Who doesn’t enjoy sitting next to an impressive water feature? This year there were several incorporated in designs that also included low water use plants. A pondless waterfall can attract birds, butterflies and other pollinators to your garden. The soothing sound of the water can also mask street noise. One garden featured a Japanese bamboo deer scare or Shishi Odoshi. Perfect for a small space the bamboo spout fills with water and rocks forward to empty, then rocks back to create a gentle clacking sound.

Another impressive display garden featured succulents of every type and shape. Grouped by color and shape, large swaths of these modern succulents_basalt_column.1600looking plants created a living tapestry around columnar basalt landscape rocks. Other notable features of this garden were the brightly painted stucco walls enclosing the space and stucco-over-building-block retaining walls painted bright blue, red and terra cotta.

wall_lightingcreative wall lighting

I probably got the most practical ideas from the garden created by the Association of Professional Landscape Designers than any other garden. Theirs demonstrated ways to re-imagine your garden without a lawn.There were cozy sitting areas. plants that screen out the street or next door neighbor, a vertical edible garden, lawn alternatives like Kurapia and vibrant planters filled with low water use plants. The whole garden was engaging and useful. I also saw a great idea for wall lighting that used a rusted metal screen in front of the light creating an interesting pattern. You had to be there to appreciate it’s unique design.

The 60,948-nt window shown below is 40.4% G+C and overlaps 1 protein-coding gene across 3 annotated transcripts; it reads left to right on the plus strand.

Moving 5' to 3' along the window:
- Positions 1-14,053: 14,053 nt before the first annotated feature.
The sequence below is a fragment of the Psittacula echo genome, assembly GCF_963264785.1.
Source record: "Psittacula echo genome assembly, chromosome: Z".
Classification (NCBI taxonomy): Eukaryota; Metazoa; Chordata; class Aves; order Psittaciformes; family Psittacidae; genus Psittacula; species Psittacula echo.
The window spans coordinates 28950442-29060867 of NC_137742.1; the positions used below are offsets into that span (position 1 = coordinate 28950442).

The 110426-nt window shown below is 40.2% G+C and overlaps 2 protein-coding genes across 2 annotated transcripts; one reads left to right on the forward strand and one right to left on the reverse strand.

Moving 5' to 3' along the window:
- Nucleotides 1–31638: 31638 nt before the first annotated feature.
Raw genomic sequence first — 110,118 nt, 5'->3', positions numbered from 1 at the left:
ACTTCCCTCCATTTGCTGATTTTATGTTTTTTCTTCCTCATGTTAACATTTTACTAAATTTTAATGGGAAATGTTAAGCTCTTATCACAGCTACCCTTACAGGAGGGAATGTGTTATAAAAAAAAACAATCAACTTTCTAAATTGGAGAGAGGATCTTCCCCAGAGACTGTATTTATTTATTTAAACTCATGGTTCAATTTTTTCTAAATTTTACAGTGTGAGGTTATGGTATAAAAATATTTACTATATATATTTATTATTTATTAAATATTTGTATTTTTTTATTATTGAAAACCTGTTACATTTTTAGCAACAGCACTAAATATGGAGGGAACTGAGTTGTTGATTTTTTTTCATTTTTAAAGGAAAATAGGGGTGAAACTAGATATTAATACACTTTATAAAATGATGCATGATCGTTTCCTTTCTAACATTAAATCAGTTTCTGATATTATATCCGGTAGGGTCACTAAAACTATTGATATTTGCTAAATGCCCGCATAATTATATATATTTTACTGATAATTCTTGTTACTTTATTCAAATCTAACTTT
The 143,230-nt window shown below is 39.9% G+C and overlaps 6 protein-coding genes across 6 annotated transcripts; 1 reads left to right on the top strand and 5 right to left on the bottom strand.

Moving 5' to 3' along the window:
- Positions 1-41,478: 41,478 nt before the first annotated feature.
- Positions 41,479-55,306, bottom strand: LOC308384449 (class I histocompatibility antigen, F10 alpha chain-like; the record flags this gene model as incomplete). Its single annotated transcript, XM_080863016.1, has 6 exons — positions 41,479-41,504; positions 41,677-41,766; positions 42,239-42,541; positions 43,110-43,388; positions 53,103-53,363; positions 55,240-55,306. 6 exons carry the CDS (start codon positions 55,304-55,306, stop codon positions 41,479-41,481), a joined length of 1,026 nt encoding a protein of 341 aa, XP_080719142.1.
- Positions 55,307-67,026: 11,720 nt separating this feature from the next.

callistemon_Little_John.1600callistemon ‘Little John’

For me and my colleagues the plants and garden art both featured in the gardens and for sale are what keeps us at the show for a long time. There are so many new plant introductions to evaluate for future designs. From new and improved selections of old favorites such as variegated lavender ‘Meerlo’, a soft mahonia ground cover, abelia ‘Miss Lemon’ to nandina ‘Lemon Lime’ and callistemon ‘Slim Jim’ there is a perfect plant for every garden.

Think about what you want to do in your front or back yard this year to save water and maintenance and enhance the beauty of your space.

Chihuly Garden & Glass

Recently I visited a garden of glass and it was spectacular. At the base of the Space Needle in Seattle, the newly opened Chihuly Garden and Glass Exhibit is a marriage of garden and art like no other I've ever seen. To experience larger-than-life blown glass in vibrant rainbow colors nestled among trees and shrubs was magical. I was transported beyond the ordinary to the extraordinary.

You may have seen some Dale Chihuly glass art at the DeYoung Museum when it was displayed there several years ago. Some of the pieces were influenced by Pacific Northwest American Indian art, others reminiscent of plants and sea forms. In a PBS special currently airing called Chihuly Outside, I learned that his love of blown glass has evolved since 1995 from installations in glass houses in Europe and the U.S. to massive outside exhibits in Finland, Venice, Japan, Australia and Jerusalem. The Chihuly Gardens and Glass Exhibit in Seattle is his most ambitious project ever.